# Thin Airfoil Theory Derivation

We start with the analysis of a very thin cambered plate and will build up the solution to a more arbitrary airfoil.

A distribution of vorticity on the airfoil will be a solution to Laplace's equation. It will satisfy the boundary conditions if the combination of the velocity induced by the vortices cancels the component of the freestream normal to the plate:

(where small angle approximations have been introduced)

The basic approximation of thin airfoil theory is that the velocity induced
at some point x due to the vorticity at x'...

... may be approximated by the velocity induced at the same x position on the x axis due to a vortex on the x axis:

The velocity induced by this bit of vorticity is computed from the basic vortex singularity. The formula is known as the Biot-Savart Law and in 2-D for the element of vorticity at x', it reads:

So, the total induced velocity at the point x is given by:

Combining this expression with the flow-tangency boundary condition, we have the basic integral equation to be solved for the unknown vorticity distribution:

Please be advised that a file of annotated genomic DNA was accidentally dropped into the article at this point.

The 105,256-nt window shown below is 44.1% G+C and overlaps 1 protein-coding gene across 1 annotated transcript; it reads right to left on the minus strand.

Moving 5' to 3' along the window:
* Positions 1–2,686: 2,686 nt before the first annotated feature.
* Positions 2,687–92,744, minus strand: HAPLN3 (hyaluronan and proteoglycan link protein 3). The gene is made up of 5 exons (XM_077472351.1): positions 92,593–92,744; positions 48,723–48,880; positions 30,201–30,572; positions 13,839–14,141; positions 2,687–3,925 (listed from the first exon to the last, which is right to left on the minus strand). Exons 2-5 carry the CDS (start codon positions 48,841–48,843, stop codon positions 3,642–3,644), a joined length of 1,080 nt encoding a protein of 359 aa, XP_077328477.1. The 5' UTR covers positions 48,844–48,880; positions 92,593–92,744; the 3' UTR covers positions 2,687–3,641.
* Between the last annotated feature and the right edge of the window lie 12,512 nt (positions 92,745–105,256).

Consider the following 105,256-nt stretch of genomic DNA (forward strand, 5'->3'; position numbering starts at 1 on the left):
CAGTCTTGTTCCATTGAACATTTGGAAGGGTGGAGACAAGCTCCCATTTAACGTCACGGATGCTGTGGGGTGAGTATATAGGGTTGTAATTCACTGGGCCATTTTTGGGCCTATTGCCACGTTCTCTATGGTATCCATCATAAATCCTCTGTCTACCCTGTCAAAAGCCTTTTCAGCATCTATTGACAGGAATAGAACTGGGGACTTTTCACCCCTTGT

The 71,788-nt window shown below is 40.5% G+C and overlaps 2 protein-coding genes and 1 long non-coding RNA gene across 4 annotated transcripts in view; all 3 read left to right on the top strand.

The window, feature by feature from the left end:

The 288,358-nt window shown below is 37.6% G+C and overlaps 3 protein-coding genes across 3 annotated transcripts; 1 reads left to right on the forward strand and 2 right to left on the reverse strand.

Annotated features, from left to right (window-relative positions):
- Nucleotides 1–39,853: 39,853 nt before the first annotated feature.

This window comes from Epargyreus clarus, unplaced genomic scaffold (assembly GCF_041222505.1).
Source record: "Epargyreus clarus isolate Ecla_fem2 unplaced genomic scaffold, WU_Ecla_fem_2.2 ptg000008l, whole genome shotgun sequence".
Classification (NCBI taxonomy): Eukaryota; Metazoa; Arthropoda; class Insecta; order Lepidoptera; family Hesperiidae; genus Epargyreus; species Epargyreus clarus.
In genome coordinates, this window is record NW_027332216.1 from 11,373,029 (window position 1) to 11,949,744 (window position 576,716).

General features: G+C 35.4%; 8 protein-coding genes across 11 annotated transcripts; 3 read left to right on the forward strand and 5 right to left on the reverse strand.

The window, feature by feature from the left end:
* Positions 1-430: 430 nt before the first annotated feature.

The approach to solving this equation is to change variables:

and to write γ as a Fourier series:

Substituting (4) into (2) and using the trigonometric relations:

yields:

Finally, we multiply both sides by cos m θ and integrate from 0 to π:

We can substitute these coefficients into the expression for γ (4), to find the vorticity, pressures, lift, and moment as a function of the surface slope distribution, dz/dx.

In particular, the expressions for the local pressure difference and integrated lift and moment about the leading edge are:

(Note that the expression relating Cp and γ applies only to thin airfoils. )

This method of computing the circulation distribution permits us to compute the pressure difference across the airfoil. The pressures on the upper and lower surfaces may also be computed by noting that at the surface the perturbation velocities in the x direction caused by the singularities are zero except for those due to the local vorticity:

The only contribution to du(x) is from the local vorticity (at x). It can be shown that this perturbation velocity is du = ± γ/ 2, with the + sign for the upper surface and the - sign for the lower surface.